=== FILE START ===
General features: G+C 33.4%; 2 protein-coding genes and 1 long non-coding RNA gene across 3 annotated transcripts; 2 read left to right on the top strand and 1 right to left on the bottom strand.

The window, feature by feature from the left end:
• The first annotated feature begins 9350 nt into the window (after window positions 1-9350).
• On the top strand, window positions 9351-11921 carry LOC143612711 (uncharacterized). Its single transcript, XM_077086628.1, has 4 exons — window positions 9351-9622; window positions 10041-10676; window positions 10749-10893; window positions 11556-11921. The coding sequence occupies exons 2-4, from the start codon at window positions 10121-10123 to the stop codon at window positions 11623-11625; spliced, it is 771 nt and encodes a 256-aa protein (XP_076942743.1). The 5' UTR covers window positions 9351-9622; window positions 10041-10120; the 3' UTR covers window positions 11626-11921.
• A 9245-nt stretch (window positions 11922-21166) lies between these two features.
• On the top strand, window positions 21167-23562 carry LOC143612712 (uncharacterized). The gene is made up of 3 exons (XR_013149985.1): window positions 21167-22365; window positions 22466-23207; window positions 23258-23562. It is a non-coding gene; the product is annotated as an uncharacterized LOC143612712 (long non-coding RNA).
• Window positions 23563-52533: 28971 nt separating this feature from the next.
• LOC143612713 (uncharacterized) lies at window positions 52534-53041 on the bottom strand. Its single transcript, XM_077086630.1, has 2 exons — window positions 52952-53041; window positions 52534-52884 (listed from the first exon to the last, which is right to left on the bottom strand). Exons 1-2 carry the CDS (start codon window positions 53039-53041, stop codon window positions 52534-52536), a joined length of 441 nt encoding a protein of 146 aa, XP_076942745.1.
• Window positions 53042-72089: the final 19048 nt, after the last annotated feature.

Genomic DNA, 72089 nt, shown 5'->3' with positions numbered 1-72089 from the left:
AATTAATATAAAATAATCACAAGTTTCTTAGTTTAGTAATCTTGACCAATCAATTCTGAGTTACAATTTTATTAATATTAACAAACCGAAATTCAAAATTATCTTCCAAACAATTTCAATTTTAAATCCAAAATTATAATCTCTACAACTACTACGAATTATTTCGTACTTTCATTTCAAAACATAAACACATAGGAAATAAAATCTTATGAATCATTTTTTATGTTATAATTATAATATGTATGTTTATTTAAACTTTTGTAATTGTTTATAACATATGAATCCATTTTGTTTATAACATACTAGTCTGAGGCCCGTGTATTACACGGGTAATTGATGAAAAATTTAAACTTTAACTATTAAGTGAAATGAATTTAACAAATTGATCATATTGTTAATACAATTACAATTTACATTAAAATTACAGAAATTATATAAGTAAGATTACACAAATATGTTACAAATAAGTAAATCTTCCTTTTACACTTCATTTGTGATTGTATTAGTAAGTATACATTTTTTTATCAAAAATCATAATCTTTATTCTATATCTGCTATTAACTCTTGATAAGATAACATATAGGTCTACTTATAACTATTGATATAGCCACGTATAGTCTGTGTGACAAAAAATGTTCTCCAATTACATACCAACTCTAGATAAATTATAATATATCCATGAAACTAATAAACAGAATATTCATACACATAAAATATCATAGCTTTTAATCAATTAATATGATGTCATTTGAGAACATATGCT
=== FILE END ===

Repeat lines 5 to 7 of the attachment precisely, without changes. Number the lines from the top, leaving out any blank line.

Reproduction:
• A 9245-nt stretch (window positions 11922-21166) lies between these two features.
• On the top strand, window positions 21167-23562 carry LOC143612712 (uncharacterized). The gene is made up of 3 exons (XR_013149985.1): window positions 21167-22365; window positions 22466-23207; window positions 23258-23562. It is a non-coding gene; the product is annotated as an uncharacterized LOC143612712 (long non-coding RNA).
• Window positions 23563-52533: 28971 nt separating this feature from the next.